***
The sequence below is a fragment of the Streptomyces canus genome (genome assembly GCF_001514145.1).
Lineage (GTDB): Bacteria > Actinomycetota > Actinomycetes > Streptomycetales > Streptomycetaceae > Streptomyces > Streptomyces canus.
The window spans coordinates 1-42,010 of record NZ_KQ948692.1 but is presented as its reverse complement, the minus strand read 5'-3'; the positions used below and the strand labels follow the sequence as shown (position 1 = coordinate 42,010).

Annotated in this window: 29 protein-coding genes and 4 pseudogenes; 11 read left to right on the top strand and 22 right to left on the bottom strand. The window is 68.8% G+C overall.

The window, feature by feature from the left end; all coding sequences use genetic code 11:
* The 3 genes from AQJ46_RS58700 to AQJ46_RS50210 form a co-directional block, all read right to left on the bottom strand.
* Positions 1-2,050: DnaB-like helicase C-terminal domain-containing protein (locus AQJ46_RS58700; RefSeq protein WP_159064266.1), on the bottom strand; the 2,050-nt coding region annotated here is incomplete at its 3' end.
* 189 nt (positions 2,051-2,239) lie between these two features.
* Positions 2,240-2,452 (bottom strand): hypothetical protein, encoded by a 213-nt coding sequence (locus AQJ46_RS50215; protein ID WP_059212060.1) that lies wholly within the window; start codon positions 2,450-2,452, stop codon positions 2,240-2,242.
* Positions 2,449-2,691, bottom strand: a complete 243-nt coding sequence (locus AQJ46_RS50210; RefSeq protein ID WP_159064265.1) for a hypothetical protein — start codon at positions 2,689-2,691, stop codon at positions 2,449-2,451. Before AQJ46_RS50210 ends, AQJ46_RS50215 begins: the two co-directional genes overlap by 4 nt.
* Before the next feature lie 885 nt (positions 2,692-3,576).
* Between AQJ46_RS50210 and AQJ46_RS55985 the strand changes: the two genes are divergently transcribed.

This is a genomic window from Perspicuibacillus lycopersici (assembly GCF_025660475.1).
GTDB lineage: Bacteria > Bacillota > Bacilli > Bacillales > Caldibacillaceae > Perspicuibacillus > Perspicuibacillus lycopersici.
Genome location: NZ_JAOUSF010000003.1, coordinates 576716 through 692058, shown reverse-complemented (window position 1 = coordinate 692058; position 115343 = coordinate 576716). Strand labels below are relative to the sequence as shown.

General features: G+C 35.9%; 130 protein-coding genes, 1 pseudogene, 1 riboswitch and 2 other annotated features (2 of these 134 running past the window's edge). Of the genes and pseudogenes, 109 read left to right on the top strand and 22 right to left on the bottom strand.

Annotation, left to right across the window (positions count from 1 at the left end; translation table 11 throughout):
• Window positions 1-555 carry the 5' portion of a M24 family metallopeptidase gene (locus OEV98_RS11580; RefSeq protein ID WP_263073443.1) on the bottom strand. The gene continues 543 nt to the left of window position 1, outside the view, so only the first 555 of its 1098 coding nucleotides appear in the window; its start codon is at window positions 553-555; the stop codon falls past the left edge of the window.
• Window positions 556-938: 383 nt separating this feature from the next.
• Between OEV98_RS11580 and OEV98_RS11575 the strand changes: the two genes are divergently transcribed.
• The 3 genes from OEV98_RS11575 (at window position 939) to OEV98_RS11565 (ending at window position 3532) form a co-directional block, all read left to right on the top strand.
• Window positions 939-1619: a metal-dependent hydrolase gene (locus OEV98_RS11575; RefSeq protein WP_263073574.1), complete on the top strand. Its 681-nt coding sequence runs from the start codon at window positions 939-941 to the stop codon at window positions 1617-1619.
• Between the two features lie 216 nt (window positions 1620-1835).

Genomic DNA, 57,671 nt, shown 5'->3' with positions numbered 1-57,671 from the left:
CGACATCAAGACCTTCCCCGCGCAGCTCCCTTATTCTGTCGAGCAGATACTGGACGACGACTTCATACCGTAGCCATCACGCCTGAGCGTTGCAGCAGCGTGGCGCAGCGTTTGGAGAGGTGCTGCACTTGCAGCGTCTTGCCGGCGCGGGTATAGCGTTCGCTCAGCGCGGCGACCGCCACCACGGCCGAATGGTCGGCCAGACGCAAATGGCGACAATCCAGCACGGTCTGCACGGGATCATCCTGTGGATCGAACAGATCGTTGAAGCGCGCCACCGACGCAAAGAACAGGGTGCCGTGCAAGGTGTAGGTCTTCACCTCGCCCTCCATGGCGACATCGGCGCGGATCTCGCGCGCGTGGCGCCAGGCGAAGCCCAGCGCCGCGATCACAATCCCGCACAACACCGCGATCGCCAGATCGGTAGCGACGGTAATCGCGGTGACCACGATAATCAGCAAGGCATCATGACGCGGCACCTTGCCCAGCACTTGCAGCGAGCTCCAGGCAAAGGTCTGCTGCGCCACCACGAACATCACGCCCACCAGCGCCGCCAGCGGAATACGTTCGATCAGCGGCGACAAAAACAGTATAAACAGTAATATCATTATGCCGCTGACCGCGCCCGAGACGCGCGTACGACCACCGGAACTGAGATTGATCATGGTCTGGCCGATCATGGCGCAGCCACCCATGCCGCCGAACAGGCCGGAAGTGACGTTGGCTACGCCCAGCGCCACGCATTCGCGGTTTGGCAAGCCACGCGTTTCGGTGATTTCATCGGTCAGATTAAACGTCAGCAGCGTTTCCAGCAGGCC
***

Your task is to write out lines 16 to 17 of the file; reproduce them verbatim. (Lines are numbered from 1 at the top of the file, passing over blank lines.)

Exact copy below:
General features: G+C 35.9%; 130 protein-coding genes, 1 pseudogene, 1 riboswitch and 2 other annotated features (2 of these 134 running past the window's edge). Of the genes and pseudogenes, 109 read left to right on the top strand and 22 right to left on the bottom strand.

Annotation, left to right across the window (positions count from 1 at the left end; translation table 11 throughout):